So we're headed home. After a long period of discernment, Mamie, Nora and I will be moving to Louisville, Kentucky. I've accepted a position as the Coordinator of the Young Adult Volunteer Program with the Presbyterian Church (USA), a program that has been close to my heart and sense of God's call since I became a part of it 13 years ago. But that is not what this post is about. Because to start something new, you always have to leave something behind... Here is the letter we sent out to folks in Colombia just a few days ago:
Dear Sisters and Brothers in Christ,
^^^^^^^^^^^^^^^We are grateful for the opportunity to go back to the US and be close to dearly missed family and friends. We are excited for the opportunities of new and challenging work. But we are deeply saddened to leave Colombia, and a piece of our heart will always stay here. Thanks be to God for our wide, wide family. And pray for us as we leave home.
The Presbyterian Peacemaking Program has a nice summary up on the shared ministry for peace between the PC(USA) and the Iglesia Presbiteriana de Colombia. Read the article here:
The Presbyterian Church (U.S.A.) established its first permanent mission in Latin America in Bogota. This culminated in the first Presbyterian Church, founded in Bogotá in 1856. We continue to share in ministry with our Colombian brothers and sisters in the name of Jesus Christ. Here are ways to learn more about our partners in Colombia, the PC(USA) response and the situation in the country: [Read more]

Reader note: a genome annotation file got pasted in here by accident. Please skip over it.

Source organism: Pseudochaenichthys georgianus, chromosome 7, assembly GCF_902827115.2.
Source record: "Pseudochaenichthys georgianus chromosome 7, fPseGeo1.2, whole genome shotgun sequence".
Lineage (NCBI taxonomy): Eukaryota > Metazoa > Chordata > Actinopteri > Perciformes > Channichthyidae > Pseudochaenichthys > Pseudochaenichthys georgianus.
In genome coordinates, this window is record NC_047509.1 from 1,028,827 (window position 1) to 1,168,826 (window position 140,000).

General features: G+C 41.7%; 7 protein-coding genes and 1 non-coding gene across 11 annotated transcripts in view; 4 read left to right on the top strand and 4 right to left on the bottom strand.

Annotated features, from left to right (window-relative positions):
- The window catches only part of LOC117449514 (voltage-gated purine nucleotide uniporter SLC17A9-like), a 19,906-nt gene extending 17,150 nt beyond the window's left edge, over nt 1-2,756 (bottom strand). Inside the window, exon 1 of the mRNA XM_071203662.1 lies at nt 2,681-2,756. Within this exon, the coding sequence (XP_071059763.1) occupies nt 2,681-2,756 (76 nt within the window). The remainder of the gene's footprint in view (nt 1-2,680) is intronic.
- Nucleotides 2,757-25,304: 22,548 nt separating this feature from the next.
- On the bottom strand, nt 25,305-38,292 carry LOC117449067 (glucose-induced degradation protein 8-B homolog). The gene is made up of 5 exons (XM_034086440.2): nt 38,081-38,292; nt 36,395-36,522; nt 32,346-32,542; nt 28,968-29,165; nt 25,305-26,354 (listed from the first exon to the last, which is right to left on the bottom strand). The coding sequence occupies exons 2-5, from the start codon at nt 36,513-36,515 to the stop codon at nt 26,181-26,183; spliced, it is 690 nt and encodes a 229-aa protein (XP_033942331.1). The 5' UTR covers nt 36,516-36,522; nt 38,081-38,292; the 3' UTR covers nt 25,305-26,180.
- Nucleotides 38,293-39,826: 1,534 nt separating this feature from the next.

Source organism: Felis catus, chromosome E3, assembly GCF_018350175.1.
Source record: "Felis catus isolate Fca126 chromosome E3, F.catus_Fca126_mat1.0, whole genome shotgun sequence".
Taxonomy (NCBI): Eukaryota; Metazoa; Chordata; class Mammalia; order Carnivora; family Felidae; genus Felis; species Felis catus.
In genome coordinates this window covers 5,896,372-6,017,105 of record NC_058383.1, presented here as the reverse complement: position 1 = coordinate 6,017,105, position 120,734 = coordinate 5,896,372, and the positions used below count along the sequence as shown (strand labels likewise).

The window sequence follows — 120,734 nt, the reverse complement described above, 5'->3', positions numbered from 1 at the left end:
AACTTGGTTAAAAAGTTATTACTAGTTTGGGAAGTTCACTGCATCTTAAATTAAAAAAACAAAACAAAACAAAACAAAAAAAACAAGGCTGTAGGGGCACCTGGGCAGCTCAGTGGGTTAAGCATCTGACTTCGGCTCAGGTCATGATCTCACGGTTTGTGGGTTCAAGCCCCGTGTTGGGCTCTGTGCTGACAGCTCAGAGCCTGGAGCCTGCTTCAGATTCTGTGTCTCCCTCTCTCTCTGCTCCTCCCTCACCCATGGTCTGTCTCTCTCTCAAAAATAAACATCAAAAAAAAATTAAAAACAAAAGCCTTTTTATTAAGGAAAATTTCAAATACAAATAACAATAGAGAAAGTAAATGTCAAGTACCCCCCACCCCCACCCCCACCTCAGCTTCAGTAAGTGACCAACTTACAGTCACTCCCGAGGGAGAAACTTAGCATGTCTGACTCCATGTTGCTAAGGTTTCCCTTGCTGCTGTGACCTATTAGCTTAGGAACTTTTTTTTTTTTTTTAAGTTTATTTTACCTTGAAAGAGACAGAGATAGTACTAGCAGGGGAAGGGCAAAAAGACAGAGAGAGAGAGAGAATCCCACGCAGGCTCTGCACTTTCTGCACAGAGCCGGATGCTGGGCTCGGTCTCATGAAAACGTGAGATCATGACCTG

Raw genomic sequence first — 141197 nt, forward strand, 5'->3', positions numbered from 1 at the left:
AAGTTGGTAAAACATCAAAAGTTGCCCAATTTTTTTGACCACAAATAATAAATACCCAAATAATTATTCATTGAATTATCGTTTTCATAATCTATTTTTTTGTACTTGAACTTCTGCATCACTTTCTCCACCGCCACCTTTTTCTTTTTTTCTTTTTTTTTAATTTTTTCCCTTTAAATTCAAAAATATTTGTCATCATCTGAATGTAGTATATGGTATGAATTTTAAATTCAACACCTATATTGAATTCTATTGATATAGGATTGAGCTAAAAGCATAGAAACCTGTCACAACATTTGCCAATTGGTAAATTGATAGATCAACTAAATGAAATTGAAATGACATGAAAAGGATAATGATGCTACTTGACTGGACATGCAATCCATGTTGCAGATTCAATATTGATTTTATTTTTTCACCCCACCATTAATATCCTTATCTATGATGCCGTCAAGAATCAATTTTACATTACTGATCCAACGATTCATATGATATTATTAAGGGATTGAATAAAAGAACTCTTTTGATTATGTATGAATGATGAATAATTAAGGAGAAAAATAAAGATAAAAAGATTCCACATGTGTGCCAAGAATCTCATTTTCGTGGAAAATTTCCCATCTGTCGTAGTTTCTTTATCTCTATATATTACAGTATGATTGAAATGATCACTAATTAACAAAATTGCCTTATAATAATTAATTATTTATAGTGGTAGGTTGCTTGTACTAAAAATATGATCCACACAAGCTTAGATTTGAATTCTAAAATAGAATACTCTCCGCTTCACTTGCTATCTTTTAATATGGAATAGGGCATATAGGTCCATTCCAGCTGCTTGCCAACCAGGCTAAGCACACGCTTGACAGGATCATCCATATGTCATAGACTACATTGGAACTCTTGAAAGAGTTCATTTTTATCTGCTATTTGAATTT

One of the experiences that Mamie and I always go back to as one of the most transformative and life-giving to each of us is our time as Young Adult Volunteers. Of course, we met through the program, so that doesn't hurt! Through one year of service and community living, either in the US or internationally, the YAV program connects young people's passion with the desperate needs of this world. Our time a YAVs has shaped our lives permanently, and for that we are truly grateful. So when I think of the one thing I really can stand behind recommending to a young person looking at who they want to be and how they want to spend their life, their passion, and their calling, I never hesitate to suggest looking at service with the Young Adult Volunteer Program. Are you interested? Do you know someone in your family or church or circle of friends who might crave this type of challenge? Do them a favor, and pass on this invitation. It is a year of service that offers a lifetime of fruit.
Do you want to spend a year (or more) serving in mission and putting your faith into action? Are you interested in a career in non-profit or humanitarian aid? Then apply to be a YAV! The PC(USA) Young Adult Volunteer program still has open spots in their domestic sites. The extended due date is next month! May 25. Check it out! http://gamc.pcusa.org/
April 13-16 :: A Place to Call HomeBe a voice for peace and justice in Colombia by joining thousands of people of faith for the 7th Annual National Days of Action for Colombia. With more than five million people forced off their land, Colombia is home to the world's greatest displacement crisis. More and more people are driven from their homes every day. Help us flood Congress with our message of peace and justice for Colombia. During the National Days of Action for Colombia we will call on our government to pursue policies that protect small-scale farmers, Colombian human rights advocates, and communities at risk for displacement. For sustainable peace in Colombia, the U.S. must stop funding the Colombian military and pushing the unfair trade and failed drug policies. Here is the organizer packet with all the information to help plan some events. We'll be praying and acting here in Colombia. Why don't you join us?
*********Here is a video of the ecumenical event held here in Barranquilla two years ago to get you excited...